The smaller VARs and companies cannot do that. That's our strength.
Are you optimistic about the health of the market in the next three to five years?
I think people are a bit more cautious from a purchasing perspective, but at this time in the Netherlands, which is our main operating base, things are still healthy. Of course, we're getting some extra income and revenue from Brexit, with companies moving to the Netherlands. I know I shouldn't mention the "B" word, but that's something that's going on.
From a product perspective we are supplying a lot of items to a lot of national and international customers. And our services area is growing and our unemployment is pretty low at this time and we're making money from a GDP perspective. We're still healthy.
Sure, you look at balance sheets and banks right now are cautious about lending out money, so you've got to use your common sense and see what's going on. Be careful with investments, but there are still a lot of chances out there.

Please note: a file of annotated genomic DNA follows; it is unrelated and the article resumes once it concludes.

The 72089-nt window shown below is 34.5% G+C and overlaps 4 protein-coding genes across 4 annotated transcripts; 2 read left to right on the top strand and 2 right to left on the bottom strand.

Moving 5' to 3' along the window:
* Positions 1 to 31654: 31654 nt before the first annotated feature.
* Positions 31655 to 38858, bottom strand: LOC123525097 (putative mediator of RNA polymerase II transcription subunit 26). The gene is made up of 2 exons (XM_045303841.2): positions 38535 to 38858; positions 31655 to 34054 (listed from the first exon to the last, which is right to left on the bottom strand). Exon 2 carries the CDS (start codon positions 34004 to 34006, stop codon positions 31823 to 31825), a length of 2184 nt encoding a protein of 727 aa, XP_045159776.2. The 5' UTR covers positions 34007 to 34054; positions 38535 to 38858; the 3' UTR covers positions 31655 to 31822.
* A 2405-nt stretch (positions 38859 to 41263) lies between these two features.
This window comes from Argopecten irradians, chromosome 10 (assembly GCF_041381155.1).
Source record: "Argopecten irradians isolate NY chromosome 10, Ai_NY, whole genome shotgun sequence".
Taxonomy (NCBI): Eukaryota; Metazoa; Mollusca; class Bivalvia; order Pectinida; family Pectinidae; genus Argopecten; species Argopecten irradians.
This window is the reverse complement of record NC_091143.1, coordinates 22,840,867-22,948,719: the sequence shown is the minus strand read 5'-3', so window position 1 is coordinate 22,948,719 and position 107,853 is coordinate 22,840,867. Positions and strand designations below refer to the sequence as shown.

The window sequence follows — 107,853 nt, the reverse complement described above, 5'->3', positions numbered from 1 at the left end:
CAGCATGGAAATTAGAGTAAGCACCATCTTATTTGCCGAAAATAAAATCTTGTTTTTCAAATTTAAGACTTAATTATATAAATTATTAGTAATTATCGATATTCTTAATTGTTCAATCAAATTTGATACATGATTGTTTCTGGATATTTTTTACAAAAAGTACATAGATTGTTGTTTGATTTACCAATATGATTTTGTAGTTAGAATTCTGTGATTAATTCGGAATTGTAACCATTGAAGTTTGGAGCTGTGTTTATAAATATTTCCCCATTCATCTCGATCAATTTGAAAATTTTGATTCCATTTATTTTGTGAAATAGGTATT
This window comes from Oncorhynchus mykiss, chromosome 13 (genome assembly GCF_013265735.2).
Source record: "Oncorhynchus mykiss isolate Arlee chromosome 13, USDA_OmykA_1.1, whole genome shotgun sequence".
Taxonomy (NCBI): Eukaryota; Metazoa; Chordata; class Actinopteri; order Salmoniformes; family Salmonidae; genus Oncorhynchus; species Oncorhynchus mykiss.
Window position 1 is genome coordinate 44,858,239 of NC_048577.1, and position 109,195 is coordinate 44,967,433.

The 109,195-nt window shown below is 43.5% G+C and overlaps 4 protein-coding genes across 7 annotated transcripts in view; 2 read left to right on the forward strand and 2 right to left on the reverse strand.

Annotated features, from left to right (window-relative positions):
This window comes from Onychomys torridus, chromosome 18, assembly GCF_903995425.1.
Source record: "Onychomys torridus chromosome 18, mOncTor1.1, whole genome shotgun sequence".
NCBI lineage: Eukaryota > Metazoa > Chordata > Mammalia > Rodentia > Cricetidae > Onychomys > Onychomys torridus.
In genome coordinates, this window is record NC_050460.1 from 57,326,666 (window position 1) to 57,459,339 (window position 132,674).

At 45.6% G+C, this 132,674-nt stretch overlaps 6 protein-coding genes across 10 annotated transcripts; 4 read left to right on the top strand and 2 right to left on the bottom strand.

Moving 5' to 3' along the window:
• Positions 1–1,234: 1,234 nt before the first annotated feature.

I think China and Trump need to begin to agree with each other, because it's wearing too thin now. I think if there's certainty, then I think we'll pick up steam. And it's the same with the Brexit. If there is certainly people will invest because the overall economy is okay and there's lots of money out there. It's more expensive to keep money in the bank than invested. And as long as that's there, and there's political stability, then I think we'll still move on at a fast pace, because there is a fast pace in the global business at this time.
Some say performance, others say money but it may be systems and processes that carry the day
Cheryl Cook responds to claims from competitor that legacy vendors aren't investing enough in innovation and how it plans to adapt to an evolving server market
Distributor's head count moves past 400 with latest buyout
Vendor appoints two co-CEOs as long-time leader steps down